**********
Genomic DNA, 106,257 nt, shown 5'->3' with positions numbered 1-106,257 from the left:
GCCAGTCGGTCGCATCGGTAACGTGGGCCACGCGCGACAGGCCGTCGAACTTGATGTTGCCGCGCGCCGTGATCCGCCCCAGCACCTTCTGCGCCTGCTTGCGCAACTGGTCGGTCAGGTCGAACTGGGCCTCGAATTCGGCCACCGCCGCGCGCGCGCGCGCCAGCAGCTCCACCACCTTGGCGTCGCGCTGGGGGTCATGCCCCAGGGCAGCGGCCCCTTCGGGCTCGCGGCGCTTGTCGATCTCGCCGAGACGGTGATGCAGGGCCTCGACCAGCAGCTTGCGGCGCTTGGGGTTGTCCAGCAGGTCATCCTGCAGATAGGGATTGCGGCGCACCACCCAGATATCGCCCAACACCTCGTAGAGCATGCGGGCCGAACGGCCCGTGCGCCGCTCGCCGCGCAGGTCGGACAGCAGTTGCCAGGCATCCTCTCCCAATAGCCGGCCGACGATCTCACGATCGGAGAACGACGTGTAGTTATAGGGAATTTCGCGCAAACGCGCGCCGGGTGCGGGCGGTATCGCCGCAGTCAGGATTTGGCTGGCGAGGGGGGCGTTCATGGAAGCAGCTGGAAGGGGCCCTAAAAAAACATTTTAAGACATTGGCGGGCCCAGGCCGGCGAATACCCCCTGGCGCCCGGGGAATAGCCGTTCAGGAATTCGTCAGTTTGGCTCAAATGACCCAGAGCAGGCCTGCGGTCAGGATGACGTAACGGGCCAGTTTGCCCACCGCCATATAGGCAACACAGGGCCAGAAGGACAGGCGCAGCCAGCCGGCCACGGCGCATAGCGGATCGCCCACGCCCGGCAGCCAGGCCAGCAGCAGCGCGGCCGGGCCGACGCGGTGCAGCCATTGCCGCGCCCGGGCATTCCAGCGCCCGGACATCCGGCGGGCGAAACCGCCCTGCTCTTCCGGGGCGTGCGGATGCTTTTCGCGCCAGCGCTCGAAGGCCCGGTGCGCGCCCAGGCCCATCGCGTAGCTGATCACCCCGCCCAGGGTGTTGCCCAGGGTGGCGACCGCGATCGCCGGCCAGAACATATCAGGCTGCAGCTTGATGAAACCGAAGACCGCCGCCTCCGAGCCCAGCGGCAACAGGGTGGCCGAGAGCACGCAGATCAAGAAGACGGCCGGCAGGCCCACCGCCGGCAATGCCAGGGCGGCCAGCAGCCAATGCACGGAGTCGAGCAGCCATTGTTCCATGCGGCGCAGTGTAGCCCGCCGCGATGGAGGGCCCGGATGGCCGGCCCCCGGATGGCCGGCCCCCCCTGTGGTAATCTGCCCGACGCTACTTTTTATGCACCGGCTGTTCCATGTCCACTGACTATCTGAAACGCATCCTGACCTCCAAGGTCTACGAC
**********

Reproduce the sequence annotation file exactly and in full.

Genomic DNA, 106,257 nt, shown 5'->3' with positions numbered 1-106,257 from the left:
GCCAGTCGGTCGCATCGGTAACGTGGGCCACGCGCGACAGGCCGTCGAACTTGATGTTGCCGCGCGCCGTGATCCGCCCCAGCACCTTCTGCGCCTGCTTGCGCAACTGGTCGGTCAGGTCGAACTGGGCCTCGAATTCGGCCACCGCCGCGCGCGCGCGCGCCAGCAGCTCCACCACCTTGGCGTCGCGCTGGGGGTCATGCCCCAGGGCAGCGGCCCCTTCGGGCTCGCGGCGCTTGTCGATCTCGCCGAGACGGTGATGCAGGGCCTCGACCAGCAGCTTGCGGCGCTTGGGGTTGTCCAGCAGGTCATCCTGCAGATAGGGATTGCGGCGCACCACCCAGATATCGCCCAACACCTCGTAGAGCATGCGGGCCGAACGGCCCGTGCGCCGCTCGCCGCGCAGGTCGGACAGCAGTTGCCAGGCATCCTCTCCCAATAGCCGGCCGACGATCTCACGATCGGAGAACGACGTGTAGTTATAGGGAATTTCGCGCAAACGCGCGCCGGGTGCGGGCGGTATCGCCGCAGTCAGGATTTGGCTGGCGAGGGGGGCGTTCATGGAAGCAGCTGGAAGGGGCCCTAAAAAAACATTTTAAGACATTGGCGGGCCCAGGCCGGCGAATACCCCCTGGCGCCCGGGGAATAGCCGTTCAGGAATTCGTCAGTTTGGCTCAAATGACCCAGAGCAGGCCTGCGGTCAGGATGACGTAACGGGCCAGTTTGCCCACCGCCATATAGGCAACACAGGGCCAGAAGGACAGGCGCAGCCAGCCGGCCACGGCGCATAGCGGATCGCCCACGCCCGGCAGCCAGGCCAGCAGCAGCGCGGCCGGGCCGACGCGGTGCAGCCATTGCCGCGCCCGGGCATTCCAGCGCCCGGACATCCGGCGGGCGAAACCGCCCTGCTCTTCCGGGGCGTGCGGATGCTTTTCGCGCCAGCGCTCGAAGGCCCGGTGCGCGCCCAGGCCCATCGCGTAGCTGATCACCCCGCCCAGGGTGTTGCCCAGGGTGGCGACCGCGATCGCCGGCCAGAACATATCAGGCTGCAGCTTGATGAAACCGAAGACCGCCGCCTCCGAGCCCAGCGGCAACAGGGTGGCCGAGAGCACGCAGATCAAGAAGACGGCCGGCAGGCCCACCGCCGGCAATGCCAGGGCGGCCAGCAGCCAATGCACGGAGTCGAGCAGCCATTGTTCCATGCGGCGCAGTGTAGCCCGCCGCGATGGAGGGCCCGGATGGCCGGCCCCCGGATGGCCGGCCCCCCCTGTGGTAATCTGCCCGACGCTACTTTTTATGCACCGGCTGTTCCATGTCCACTGACTATCTGAAACGCATCCTGACCTCCAAGGTCTACGAC